I can’t afford house prices in the capital but I don’t want to be a post-Londoner
Why not set up a miniature London in the middle of nowhere, sell each other overpriced cocktails in jam jars and put on retrospectives of obscure artists in the village hall? Soon the house prices will go through the roof and we can all move back
Stuart Heritage www.TheGuardian.co.uk
Its time to join the great exodus of post-Londoners. Photograph: Alamy
With a pregnant wife and a job that doesn’t pay me in truckloads of gold bullion, I currently find myself faced with a stark property choice: I can either move out of London to raise my family or keep my baby in a filing cabinet. I’m joking, of course. This is London. I could never afford somewhere with enough room for a filing cabinet.
So leaving London it is. And, for once, this is no idle threat. Traditionally, when Londoners want to punish themselves – which is often, in my experience – they’ll go and visit a property website.
“For what I’m paying here, I could move to Dorset and get a place with stairs,” they’ll daydream.
“Or Birmingham, and get a place with a garden. Or Wales, and get approximately three quarters of Wales.” But then they’ll remember that London is where their job is, and so they’ll glumly return to their damp U-shaped mattress that’s been wedged into an airing cupboard in a condemned bedsit full of heroin addicts in zone 14.
But lately, a line has been crossed. A distinct note of resignation has crept into conversations.
Instead of asking each other if they’d ever leave London, my friends now ask exactly when they plan to leave. This could be for a number of reasons. Perhaps it’s because they miss clean air.
Perhaps it’s because they don’t want to splatter their brains across the underside of an errant HGV’s mudguard the instant they get on a bike. Chances are, though, it’s because London has simply become too expensive to live in. Figures seem to back this up – a recent YouGov survey found that 41% of all adults employed in the capital have recently considered upping sticks and getting out due to the sheer impossible cost of the place.
Even before the pregnancy, I was one of them. London might be where all the stuff is, but it’s also an extraordinary ballache to live in. The only portion of the population surveyed whose lives weren’t made difficult by rising rent and property prices were those earning over £70,000. That’s a doctor’s salary. Or two teachers’ salaries. Or four and a bit street cleaners’ salaries. If I wanted to earn £70,000, I’d need to supplement my own wages by ripping my baby from my wife’s uterus, wiring it up to an elaborate system of pulleys and sending it out on the road as The Incredible Tap-dancing Newborn. I’ve got the business plan written up and everything, although I’m not entirely sure that my wife is fully sold on the idea.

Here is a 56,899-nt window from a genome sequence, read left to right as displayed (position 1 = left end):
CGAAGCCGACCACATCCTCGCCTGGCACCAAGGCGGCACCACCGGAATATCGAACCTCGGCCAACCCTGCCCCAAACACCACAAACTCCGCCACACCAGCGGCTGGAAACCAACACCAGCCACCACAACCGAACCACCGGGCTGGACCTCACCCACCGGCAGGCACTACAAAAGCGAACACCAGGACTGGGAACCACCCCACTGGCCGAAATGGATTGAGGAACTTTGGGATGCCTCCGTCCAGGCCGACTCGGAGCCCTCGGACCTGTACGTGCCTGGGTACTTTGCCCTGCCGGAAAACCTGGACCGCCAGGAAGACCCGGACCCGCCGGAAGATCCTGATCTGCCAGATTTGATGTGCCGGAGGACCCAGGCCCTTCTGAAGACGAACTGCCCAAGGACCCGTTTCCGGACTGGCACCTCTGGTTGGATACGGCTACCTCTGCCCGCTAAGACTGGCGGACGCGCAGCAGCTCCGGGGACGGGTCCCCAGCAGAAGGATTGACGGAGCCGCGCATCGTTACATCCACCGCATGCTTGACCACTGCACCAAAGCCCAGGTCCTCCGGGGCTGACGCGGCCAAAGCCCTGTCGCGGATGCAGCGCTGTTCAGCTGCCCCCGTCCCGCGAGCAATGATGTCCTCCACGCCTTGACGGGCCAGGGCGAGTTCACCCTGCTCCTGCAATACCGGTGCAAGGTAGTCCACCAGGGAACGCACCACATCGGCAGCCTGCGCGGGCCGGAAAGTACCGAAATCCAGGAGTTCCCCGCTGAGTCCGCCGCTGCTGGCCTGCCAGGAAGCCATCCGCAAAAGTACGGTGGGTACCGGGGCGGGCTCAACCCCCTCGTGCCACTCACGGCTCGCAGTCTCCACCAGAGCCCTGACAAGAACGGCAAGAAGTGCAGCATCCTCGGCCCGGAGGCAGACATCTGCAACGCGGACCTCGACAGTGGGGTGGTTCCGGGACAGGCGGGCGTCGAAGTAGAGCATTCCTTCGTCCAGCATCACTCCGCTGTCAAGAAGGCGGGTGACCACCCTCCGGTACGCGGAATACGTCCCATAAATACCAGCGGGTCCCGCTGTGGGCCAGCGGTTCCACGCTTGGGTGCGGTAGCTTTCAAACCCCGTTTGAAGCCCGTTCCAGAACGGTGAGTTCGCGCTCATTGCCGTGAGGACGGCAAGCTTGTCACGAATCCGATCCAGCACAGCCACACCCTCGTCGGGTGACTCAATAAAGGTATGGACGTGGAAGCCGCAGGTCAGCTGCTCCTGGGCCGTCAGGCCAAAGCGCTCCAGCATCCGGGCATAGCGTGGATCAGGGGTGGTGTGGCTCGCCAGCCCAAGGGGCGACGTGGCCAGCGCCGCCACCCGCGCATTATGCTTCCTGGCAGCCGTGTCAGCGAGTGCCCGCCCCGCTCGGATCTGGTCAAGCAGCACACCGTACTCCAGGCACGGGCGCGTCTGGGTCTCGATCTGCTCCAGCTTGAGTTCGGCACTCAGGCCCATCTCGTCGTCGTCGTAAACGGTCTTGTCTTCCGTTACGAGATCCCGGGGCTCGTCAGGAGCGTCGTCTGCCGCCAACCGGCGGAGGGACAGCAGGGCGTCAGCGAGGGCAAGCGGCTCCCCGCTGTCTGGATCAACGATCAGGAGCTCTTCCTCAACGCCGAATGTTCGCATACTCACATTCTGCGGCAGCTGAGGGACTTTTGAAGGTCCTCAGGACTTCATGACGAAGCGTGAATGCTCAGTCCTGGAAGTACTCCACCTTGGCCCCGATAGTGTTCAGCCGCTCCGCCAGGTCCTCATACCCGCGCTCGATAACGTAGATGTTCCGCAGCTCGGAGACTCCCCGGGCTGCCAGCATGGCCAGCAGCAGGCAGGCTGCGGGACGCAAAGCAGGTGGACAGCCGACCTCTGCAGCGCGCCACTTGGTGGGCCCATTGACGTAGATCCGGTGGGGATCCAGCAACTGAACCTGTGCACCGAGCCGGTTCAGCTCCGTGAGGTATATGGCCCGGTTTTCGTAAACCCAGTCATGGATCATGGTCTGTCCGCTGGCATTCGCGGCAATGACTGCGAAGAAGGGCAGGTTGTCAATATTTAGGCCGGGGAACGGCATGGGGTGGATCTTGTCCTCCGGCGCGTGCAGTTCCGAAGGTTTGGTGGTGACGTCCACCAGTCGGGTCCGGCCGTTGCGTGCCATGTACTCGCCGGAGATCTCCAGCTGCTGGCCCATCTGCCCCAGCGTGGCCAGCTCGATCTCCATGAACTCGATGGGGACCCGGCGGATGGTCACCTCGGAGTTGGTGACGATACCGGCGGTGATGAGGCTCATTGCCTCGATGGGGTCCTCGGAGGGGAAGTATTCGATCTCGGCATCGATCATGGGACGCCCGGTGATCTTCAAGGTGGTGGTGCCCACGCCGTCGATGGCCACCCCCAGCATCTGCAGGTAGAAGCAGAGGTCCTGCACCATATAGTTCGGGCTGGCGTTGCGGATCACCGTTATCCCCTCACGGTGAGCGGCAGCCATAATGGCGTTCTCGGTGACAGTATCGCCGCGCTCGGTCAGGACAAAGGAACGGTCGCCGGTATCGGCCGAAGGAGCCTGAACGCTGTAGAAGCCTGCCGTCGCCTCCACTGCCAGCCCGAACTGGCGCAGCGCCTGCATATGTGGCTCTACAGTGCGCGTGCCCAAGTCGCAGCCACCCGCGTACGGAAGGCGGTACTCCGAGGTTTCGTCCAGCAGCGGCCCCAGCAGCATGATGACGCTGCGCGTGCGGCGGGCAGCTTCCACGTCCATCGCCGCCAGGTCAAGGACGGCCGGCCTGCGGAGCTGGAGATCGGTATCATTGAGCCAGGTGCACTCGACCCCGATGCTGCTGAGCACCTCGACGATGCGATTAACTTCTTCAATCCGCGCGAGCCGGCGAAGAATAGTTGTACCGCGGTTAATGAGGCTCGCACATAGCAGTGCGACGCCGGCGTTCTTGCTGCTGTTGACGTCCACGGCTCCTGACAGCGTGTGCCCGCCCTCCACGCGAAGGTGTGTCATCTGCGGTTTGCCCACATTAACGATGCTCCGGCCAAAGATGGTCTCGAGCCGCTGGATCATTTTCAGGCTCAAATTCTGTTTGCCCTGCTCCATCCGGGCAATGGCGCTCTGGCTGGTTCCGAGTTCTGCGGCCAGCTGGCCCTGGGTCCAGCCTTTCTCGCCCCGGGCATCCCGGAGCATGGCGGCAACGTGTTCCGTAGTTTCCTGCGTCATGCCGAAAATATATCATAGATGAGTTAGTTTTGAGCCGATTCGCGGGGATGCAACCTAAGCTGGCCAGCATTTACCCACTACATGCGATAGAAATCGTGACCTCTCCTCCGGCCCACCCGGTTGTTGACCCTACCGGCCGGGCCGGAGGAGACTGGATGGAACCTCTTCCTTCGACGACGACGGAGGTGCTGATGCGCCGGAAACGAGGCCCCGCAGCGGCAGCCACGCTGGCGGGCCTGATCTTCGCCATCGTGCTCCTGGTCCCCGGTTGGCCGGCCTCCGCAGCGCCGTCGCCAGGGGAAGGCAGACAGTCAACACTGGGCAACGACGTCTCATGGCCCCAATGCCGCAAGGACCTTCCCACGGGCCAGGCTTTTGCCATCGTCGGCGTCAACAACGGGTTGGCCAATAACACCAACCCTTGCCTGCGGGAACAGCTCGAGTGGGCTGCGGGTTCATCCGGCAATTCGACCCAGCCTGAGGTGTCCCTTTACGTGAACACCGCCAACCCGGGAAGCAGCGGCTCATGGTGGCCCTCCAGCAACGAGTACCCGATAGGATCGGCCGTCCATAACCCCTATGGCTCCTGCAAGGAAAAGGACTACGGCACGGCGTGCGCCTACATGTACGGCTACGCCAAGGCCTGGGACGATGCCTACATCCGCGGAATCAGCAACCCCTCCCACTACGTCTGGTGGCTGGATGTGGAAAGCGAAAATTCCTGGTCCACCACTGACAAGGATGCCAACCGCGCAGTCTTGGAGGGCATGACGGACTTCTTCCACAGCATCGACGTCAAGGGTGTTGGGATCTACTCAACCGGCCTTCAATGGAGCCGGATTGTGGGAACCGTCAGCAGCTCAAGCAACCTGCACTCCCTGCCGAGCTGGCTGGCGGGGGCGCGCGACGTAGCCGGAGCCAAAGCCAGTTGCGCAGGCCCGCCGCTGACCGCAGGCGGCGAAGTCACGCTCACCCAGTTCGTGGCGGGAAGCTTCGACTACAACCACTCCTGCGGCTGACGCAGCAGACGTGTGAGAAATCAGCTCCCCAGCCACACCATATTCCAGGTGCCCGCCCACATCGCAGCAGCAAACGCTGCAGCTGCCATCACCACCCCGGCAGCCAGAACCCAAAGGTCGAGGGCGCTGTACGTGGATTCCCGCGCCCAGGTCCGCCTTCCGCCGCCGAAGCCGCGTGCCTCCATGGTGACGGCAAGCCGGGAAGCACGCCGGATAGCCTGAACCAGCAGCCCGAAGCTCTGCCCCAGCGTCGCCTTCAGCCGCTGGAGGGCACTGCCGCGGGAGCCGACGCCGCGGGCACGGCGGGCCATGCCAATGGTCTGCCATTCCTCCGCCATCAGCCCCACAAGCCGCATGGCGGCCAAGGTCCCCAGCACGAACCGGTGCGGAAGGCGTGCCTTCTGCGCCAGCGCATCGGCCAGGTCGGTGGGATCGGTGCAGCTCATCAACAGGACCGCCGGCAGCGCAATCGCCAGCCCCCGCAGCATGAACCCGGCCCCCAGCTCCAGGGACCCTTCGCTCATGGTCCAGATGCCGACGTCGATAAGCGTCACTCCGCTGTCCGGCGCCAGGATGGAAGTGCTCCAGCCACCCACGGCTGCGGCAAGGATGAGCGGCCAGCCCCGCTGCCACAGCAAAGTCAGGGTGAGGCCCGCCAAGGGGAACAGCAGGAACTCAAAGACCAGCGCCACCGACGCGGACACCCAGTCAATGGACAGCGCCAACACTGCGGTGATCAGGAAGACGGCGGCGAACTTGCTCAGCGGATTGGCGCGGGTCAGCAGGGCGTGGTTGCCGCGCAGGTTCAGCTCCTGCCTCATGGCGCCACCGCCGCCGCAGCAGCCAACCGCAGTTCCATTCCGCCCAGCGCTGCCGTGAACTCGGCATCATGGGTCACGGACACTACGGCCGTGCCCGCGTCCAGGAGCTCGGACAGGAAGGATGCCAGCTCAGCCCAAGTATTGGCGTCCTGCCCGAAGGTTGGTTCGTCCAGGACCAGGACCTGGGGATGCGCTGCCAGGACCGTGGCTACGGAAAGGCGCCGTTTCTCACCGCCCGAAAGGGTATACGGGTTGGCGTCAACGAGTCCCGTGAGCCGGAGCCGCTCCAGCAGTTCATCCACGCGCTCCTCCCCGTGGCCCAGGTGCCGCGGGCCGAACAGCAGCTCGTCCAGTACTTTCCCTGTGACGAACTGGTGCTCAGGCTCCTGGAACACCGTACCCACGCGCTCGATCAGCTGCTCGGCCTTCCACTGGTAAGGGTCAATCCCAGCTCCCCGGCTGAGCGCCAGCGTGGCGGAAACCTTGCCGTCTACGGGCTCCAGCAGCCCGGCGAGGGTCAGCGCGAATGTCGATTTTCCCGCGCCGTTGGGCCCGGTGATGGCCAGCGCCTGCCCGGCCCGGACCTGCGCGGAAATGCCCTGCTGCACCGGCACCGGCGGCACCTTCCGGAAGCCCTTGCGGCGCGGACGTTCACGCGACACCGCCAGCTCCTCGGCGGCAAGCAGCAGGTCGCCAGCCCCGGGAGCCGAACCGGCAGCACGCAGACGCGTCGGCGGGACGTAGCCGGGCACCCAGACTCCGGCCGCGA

So this means I have to join the great exodus of post-Londoners. I can’t say I’m particularly looking forward to this, because I’ve met post-Londoners before, and they are all uniformly dreadful.
Nobody loves a post-Londoner, except perhaps the stallholders at the local farmers market; and even then that’s not so much “love” as “gleeful incredulity that people are actually dumb enough to pay six quid for a loaf of bread”.
These post-Londoners move in, with their babies and their ironic foreign movie poster wall art, and refuse to shut up about how great everything is. “The air’s so clean here!” they’ll shout, oblivious to the eight-lane motorway splayed three minutes behind their garden. “We have a village pub!” they’ll screech, referring to the grotty Wetherspoon tacked on to the back of a Burger King four miles away. “There’s such a sense of community!” they’ll yell at their neighbours, who have already permanently taken against them for tramping around in wellies and waxed jackets even though they only live in bloody Sevenoaks.
But then, inevitably, things sour. After a month or two, the post-Londoner will start to complain that their internet is too slow, or that they don’t live within the delivery radius of any good takeaways.
They’ll begin to whine about the lack of Curzon cinemas and the aggressively loud dawn chorus that wakes them up at four o’clock every morning. Before they know it, they’ve become the sort of uptight nimrod who writes passive-aggressive tweets to their rail operator whenever they fail to get a seat in the mornings, and then prefixes them with a full stop so everyone can witness their tantrum. It’s an ugly sight to behold, and I’m slightly worried that it’s also going to be my fate.
However, this is no longer my decision. If I want to live somewhere with enough room to raise a child, I simply cannot stay in London. There are things I’ll miss about it, obviously. My friends, for instance. And, despite its litany of flaws, some parts of it are very pretty. I’ll miss the vibrancy of the place, and the impossibly natty dress sense of local newsreader Asad Ahmad. Fresh air and space can make up for a lot, but they can’t make up for that.
So here’s what I suggest – dissatisfied Londoners, come with me. We can set up our own little miniature London in the middle of nowhere, and gentrify the crap out of it. We can all refuse to wear socks and sell each other overpriced cocktails in jam jars. We can put on grand retrospectives of obscure artists in the village hall, and upcycle the bejesus out of everything. Everyone will want to live here. House prices will go through the roof. And then, maybe, if all goes well, I can sell up and move back to a beautiful, freshly-deserted London. See? Everyone’s happy.